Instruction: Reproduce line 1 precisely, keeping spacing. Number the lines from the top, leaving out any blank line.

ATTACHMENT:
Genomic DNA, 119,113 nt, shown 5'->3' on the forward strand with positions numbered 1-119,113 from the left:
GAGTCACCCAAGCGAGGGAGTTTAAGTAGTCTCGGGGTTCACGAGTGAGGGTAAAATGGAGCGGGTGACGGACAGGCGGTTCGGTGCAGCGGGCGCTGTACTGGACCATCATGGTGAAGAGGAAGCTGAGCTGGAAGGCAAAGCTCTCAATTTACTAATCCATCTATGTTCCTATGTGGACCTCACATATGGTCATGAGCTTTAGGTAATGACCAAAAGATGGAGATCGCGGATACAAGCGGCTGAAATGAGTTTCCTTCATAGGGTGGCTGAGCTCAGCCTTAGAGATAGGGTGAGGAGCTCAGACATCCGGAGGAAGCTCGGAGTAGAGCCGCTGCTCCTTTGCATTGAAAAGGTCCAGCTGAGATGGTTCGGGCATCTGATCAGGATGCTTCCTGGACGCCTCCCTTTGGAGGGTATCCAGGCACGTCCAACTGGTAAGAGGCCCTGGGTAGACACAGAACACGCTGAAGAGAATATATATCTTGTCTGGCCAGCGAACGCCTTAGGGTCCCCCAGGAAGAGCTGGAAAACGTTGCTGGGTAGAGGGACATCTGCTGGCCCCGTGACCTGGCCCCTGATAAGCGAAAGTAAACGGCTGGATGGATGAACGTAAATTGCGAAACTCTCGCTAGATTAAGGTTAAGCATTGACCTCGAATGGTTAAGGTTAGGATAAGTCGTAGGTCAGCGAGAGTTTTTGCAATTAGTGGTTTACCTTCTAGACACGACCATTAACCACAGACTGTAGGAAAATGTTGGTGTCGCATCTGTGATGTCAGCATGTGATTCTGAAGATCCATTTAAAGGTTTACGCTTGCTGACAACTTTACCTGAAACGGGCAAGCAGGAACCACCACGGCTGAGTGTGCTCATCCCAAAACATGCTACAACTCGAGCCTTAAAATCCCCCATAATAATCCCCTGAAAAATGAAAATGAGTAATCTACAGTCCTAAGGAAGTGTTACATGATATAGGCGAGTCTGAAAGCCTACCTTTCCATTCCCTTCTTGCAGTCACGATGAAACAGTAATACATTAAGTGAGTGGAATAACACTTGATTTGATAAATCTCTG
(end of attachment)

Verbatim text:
Genomic DNA, 119,113 nt, shown 5'->3' on the forward strand with positions numbered 1-119,113 from the left: